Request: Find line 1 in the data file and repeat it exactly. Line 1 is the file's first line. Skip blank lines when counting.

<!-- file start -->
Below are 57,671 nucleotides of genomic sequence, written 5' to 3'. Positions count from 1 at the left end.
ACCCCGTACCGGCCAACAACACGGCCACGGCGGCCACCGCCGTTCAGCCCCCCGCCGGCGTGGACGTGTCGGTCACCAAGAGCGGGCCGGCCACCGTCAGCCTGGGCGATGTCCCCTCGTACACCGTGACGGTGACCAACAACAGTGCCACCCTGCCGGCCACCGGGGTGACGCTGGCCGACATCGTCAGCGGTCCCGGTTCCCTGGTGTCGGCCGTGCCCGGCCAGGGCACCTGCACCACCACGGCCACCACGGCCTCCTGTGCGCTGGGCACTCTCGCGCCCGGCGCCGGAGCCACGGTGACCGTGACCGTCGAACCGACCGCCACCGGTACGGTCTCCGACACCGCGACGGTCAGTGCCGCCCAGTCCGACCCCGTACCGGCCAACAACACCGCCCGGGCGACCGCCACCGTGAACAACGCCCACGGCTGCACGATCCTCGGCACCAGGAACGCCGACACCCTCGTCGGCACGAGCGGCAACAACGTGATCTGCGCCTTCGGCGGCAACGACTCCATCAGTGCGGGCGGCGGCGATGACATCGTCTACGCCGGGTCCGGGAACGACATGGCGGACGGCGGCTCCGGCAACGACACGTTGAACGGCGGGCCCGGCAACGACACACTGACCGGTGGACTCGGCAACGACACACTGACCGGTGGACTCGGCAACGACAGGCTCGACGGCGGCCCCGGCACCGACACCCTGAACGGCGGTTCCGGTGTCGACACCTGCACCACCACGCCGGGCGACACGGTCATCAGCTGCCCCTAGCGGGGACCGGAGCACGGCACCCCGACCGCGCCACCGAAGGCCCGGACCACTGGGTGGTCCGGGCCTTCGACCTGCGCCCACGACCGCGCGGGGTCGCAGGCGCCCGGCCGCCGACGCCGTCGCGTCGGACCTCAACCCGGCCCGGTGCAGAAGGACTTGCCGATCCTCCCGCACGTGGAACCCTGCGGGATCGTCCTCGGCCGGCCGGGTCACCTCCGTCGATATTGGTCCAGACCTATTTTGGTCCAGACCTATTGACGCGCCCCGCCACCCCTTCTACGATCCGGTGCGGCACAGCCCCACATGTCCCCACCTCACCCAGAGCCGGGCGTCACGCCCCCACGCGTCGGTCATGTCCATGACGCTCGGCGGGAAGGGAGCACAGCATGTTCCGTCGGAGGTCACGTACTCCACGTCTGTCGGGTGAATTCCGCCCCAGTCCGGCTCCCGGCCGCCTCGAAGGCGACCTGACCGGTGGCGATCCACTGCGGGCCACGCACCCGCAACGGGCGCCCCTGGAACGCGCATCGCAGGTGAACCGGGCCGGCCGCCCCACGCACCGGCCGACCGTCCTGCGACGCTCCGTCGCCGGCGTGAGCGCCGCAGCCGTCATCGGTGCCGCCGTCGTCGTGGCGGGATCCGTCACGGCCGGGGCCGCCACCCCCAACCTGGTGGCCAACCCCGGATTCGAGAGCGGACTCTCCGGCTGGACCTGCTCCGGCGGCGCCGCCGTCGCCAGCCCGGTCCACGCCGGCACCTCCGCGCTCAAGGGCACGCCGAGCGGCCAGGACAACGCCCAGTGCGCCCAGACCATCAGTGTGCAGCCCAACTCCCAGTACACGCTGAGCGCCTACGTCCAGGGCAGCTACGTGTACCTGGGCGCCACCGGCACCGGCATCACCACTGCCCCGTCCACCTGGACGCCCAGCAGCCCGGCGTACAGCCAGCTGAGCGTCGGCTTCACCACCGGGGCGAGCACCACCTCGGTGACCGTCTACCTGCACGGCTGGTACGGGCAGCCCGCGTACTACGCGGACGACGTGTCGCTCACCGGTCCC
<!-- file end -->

Below are 57,671 nucleotides of genomic sequence, written 5' to 3'. Positions count from 1 at the left end.